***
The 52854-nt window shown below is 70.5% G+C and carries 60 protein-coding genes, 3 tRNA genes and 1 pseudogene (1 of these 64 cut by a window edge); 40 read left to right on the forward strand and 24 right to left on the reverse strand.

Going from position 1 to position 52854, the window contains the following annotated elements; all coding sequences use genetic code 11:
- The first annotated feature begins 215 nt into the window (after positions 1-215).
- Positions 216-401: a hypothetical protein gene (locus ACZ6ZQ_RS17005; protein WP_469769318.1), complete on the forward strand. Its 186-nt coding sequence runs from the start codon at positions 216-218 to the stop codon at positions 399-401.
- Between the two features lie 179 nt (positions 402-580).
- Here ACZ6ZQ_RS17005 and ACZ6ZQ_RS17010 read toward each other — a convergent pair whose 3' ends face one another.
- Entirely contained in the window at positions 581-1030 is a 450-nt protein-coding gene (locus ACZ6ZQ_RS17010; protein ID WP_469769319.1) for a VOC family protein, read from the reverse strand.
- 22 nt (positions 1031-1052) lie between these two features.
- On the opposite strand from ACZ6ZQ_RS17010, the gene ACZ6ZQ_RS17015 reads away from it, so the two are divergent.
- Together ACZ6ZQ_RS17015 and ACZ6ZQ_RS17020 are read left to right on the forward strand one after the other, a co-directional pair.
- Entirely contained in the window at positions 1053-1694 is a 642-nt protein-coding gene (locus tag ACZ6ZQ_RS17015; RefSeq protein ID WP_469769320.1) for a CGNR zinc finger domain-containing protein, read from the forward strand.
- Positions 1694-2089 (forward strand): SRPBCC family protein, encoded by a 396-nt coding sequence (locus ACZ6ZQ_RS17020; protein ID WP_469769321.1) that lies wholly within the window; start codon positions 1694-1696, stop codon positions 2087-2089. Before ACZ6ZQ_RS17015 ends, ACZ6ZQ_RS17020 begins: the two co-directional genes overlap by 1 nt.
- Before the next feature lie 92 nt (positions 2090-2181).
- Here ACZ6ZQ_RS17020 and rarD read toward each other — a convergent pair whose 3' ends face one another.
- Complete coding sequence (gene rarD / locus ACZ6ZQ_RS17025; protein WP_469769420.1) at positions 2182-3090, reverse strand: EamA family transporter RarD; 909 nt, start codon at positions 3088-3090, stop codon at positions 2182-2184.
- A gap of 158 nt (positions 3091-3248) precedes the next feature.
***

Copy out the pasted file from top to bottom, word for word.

The 52854-nt window shown below is 70.5% G+C and carries 60 protein-coding genes, 3 tRNA genes and 1 pseudogene (1 of these 64 cut by a window edge); 40 read left to right on the forward strand and 24 right to left on the reverse strand.

Going from position 1 to position 52854, the window contains the following annotated elements; all coding sequences use genetic code 11:
- The first annotated feature begins 215 nt into the window (after positions 1-215).
- Positions 216-401: a hypothetical protein gene (locus ACZ6ZQ_RS17005; protein WP_469769318.1), complete on the forward strand. Its 186-nt coding sequence runs from the start codon at positions 216-218 to the stop codon at positions 399-401.
- Between the two features lie 179 nt (positions 402-580).
- Here ACZ6ZQ_RS17005 and ACZ6ZQ_RS17010 read toward each other — a convergent pair whose 3' ends face one another.
- Entirely contained in the window at positions 581-1030 is a 450-nt protein-coding gene (locus ACZ6ZQ_RS17010; protein ID WP_469769319.1) for a VOC family protein, read from the reverse strand.
- 22 nt (positions 1031-1052) lie between these two features.
- On the opposite strand from ACZ6ZQ_RS17010, the gene ACZ6ZQ_RS17015 reads away from it, so the two are divergent.
- Together ACZ6ZQ_RS17015 and ACZ6ZQ_RS17020 are read left to right on the forward strand one after the other, a co-directional pair.
- Entirely contained in the window at positions 1053-1694 is a 642-nt protein-coding gene (locus tag ACZ6ZQ_RS17015; RefSeq protein ID WP_469769320.1) for a CGNR zinc finger domain-containing protein, read from the forward strand.
- Positions 1694-2089 (forward strand): SRPBCC family protein, encoded by a 396-nt coding sequence (locus ACZ6ZQ_RS17020; protein ID WP_469769321.1) that lies wholly within the window; start codon positions 1694-1696, stop codon positions 2087-2089. Before ACZ6ZQ_RS17015 ends, ACZ6ZQ_RS17020 begins: the two co-directional genes overlap by 1 nt.
- Before the next feature lie 92 nt (positions 2090-2181).
- Here ACZ6ZQ_RS17020 and rarD read toward each other — a convergent pair whose 3' ends face one another.
- Complete coding sequence (gene rarD / locus ACZ6ZQ_RS17025; protein WP_469769420.1) at positions 2182-3090, reverse strand: EamA family transporter RarD; 909 nt, start codon at positions 3088-3090, stop codon at positions 2182-2184.
- A gap of 158 nt (positions 3091-3248) precedes the next feature.